Anyone who has ever made jams or jellies is surely familiar with pectin. This natural soluble fiber is famous for serving as a gelling agent which, when combined with sugar, acid and heat, can thicken and solidify most liquids.
Yet pectin has more to offer. This common thickening agent has recently become popular as a dietary supplement due to its potential health benefits – particularly in the digestive department.
Pectin for health
Pectin is naturally found in fruits and vegetables in varying concentrations. Tart apples, plums and citrus fruits, for example, have a high concentration of this fiber, while softer foods, such as strawberries or pears, have a rather low content.
As a supplement, pectin is usually extracted from citrus fruits or apples. Conveniently packed in capsules and available in most drugstores and supermarkets, both types of pectin are believed to offer noteworthy health benefits.
Modified Citrus Pectin (MCP) – a modified version that is digestible, unlike natural pectins – has been found to help remove toxic metals from the body with little to no side effects. Research has also suggested that MCP has the potential to help lower cholesterol, slow cancer growth and treat diarrhea.
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It is also believed that MCP can improve cognition due to its ability to inhibit galectin-3, a binding protein that has been associated with cognitive decline. Experiments to test this potential health benefit have been limited to animals, so its effects on human cognitive abilities have not yet been determined.
As for apple pectin, research has suggested that it may lower blood sugar, improve gut health and increase iron absorption. Some studies, however, have shown conflicting results, requiring further study to verify the health benefits of pectin.
While this fiber is generally considered safe, possible side effects include mild stomach cramps and diarrhea. It may also interfere with certain cancer treatments. Although research in this area is still limited, including plenty of pectin-providing fruits in a balanced diet will surely do more good than harm.
It should be noted that people allergic to citrus fruits are advised not to take MCP, and those with apple allergies should not take supplements derived from apple pectin.
Pectin for cooking
Pectin is sometimes compared to gelatin because both are excellent thickening agents. Gelatin is derived from collagen found in animal tissue, and does not require high temperatures to set. Pectin is a vegan option derived from fruit. It needs to boil for a short period, and often requires sugar, lemon, and calcium to set properly.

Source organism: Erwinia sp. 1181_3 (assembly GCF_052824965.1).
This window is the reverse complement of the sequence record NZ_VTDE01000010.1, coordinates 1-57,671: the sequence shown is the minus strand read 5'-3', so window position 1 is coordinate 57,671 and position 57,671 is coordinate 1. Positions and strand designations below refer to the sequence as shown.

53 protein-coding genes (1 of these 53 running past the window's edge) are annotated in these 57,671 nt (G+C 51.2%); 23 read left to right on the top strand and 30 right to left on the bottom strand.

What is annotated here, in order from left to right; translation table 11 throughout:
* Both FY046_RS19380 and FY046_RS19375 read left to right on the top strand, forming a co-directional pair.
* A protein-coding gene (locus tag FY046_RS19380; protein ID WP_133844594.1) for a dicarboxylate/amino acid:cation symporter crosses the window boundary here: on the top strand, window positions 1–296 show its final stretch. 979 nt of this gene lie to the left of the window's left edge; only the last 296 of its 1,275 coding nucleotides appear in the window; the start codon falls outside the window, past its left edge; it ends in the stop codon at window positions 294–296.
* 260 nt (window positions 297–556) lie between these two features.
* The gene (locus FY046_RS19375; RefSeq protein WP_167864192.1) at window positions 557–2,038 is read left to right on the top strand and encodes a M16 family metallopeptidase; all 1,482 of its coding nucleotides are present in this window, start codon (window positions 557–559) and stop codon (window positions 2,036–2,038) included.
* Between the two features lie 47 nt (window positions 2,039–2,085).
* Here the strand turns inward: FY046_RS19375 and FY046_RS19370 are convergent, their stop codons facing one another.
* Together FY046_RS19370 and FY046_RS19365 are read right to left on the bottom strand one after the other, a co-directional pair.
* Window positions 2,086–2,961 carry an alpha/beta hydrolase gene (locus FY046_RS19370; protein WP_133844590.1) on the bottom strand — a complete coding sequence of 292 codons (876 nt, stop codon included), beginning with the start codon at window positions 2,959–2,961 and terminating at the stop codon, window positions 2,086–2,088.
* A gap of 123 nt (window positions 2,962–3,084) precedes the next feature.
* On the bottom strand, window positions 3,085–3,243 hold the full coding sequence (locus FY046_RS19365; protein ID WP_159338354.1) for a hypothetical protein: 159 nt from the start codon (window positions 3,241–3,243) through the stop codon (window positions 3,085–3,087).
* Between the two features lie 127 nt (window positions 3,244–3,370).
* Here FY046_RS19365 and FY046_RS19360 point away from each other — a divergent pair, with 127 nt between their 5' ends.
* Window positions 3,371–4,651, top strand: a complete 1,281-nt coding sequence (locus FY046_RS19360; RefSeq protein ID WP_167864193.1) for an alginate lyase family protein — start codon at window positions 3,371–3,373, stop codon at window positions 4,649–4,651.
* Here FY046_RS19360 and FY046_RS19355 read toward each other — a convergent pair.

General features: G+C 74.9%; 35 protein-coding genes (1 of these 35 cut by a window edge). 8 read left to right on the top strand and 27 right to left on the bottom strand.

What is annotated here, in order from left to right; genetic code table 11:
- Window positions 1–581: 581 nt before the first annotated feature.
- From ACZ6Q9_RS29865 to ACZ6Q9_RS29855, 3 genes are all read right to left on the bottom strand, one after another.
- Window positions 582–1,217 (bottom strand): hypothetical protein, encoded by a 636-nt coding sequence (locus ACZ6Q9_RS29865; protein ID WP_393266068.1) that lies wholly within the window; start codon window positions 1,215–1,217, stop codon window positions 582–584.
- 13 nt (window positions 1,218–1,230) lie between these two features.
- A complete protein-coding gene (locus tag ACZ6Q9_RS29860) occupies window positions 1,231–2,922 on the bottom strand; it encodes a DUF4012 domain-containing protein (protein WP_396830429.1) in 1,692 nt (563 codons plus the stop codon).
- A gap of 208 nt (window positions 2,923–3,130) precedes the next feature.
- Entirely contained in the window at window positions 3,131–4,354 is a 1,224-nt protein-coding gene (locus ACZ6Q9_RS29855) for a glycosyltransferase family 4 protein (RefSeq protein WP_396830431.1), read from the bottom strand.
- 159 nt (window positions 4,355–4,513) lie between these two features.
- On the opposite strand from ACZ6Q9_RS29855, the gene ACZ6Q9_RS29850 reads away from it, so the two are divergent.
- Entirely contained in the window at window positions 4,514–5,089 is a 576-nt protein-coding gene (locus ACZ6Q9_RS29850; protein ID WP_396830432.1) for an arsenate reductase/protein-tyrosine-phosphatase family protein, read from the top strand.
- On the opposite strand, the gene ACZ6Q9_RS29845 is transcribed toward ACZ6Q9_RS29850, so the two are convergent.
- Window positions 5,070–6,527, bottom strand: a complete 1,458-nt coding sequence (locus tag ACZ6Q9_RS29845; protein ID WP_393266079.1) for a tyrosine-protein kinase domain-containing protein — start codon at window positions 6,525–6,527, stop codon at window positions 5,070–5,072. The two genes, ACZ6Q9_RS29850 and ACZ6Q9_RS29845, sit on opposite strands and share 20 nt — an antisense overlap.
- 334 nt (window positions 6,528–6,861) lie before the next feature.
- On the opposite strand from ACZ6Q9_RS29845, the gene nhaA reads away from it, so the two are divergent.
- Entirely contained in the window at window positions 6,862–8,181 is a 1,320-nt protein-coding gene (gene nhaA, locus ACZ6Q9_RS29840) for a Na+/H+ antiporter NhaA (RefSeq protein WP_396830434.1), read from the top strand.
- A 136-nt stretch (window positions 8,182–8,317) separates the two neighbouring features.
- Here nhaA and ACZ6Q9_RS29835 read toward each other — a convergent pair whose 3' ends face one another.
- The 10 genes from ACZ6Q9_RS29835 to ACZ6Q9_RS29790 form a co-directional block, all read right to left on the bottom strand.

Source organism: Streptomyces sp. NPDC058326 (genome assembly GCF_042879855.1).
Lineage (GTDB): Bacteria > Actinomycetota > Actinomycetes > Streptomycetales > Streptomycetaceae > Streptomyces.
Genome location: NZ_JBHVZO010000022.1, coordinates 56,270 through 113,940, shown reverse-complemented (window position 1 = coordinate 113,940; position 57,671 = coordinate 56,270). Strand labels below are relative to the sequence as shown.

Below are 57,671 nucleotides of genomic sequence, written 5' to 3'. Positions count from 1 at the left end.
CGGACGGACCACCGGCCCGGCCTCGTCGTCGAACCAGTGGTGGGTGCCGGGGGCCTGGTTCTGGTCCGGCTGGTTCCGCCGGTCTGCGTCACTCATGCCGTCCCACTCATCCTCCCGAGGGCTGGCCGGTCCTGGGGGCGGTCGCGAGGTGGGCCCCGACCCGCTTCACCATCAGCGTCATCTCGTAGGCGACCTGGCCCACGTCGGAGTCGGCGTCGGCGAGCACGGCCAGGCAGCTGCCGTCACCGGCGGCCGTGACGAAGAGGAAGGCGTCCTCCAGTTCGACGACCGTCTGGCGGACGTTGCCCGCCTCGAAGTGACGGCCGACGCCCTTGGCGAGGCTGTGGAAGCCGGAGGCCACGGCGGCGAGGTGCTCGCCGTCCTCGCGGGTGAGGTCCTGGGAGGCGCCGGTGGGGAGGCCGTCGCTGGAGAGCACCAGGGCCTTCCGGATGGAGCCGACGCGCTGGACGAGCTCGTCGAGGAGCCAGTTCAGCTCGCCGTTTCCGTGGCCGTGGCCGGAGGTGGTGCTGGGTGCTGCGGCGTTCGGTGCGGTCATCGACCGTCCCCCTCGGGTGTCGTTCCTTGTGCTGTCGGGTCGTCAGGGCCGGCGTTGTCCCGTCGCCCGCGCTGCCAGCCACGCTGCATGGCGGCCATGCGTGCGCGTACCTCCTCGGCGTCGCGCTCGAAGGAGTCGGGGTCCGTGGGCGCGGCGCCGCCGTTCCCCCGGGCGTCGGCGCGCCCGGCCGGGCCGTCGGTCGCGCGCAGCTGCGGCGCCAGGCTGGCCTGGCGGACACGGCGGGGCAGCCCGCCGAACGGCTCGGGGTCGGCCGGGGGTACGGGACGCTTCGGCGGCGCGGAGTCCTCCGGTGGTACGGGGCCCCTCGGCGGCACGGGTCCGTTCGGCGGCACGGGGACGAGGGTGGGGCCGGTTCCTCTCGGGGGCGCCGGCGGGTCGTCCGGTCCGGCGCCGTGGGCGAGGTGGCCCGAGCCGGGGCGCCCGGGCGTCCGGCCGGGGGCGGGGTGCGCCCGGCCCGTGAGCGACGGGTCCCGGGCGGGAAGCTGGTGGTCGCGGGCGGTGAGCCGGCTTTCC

When making homemade jam, the amount of pectin needed depends on the pectin content of the fruit used. According to Camilla Wynne, author of Jam Bake, fruits with low pectin are tropical fruits and those that peak in summer, such as strawberries, cherries, pears and peaches. Berries such as blackberries, blueberries and raspberries, have a slightly higher content; and fruits that come into season during the colder months, such as apples, cranberries, quince and plums, have the highest levels of pectin.
In general, squishy fruits have less pectin and firmer fruits have more. Also, the riper a fruit is, the less pectin it has.
What form of pectin should I use?
Prepared pectin can found be in liquid or powder form. In recipes, these two do not have a one-to-one conversion. Generally, one tablespoon of liquid pectin corresponds to two teaspoons of powdered pectin. It is always best to follow the recipe as closely as possible, but if you do not have the form of pectin it calls for, converting correctly will do the trick.
It is worth noting that these two are usually added at different times during the cooking process. Traditionally, powdered pectin is added to the boiling fruit mixture at the beginning, while liquid pectin is added near the end of boiling.
If a recipe does not specify the form of pectin, most home cooks default to the powdered version.
Making your own pectin: Recipe
Ingredients: Yields around 1 ½ cups.
- 7 large, tart apples – green apples are recommended.
- 4 to 6 cups of water – just enough to cover the apples. Too much water will dilute the pectin.
- Remove the stems and wash the apples. Cut them into quarters, keeping the seeds and core.
- Place apple pieces and water in a medium pot. Bring them to a boil.
- Lower the heat and simmer until the apples are soft. It usually takes around 2 to 2 ½ hours. Stir gently halfway through cooking.
- Strain the mixture through cheesecloth, preferably overnight. The resulting liquid is pectin.
- Bring the pectin to a boil and simmer until reduced by half.
- Pour the hot pectin into sterilized glass jars, leaving ¼-inch of head space.
To store the pectin, secure the lids and process in a boiling water bath for 10 minutes. Sealed homemade pectin has a shelf life of one year, but for best gelling results it should be used within eight months. Opened jars of pectin last one month in the refrigerator.
Homemade raspberry jam sweetened with honey
Ingredients: Yields around 2 cups.
- 2 ¼ cups of raspberries
- 1 ½ tbsp of lemon juice
- 1 ¼ cups of honey (suggested sweetness but add to taste)
- 2 ¾ tbsp of homemade liquid pectin
- Rinse the raspberries and remove any leaves or stems.
- Puree or mash the berries to a uniform texture.
- Pour in a small pot, add the lemon juice and honey. Bring to a boil, stirring constantly.
- Remove from heat and add the liquid pectin. Boil for one minute, stirring continuously.
- Remove from the heat and skim off the foam.
- Let it cool down to thicken.
- Enjoy on toast, in yogurt, or simply on its own!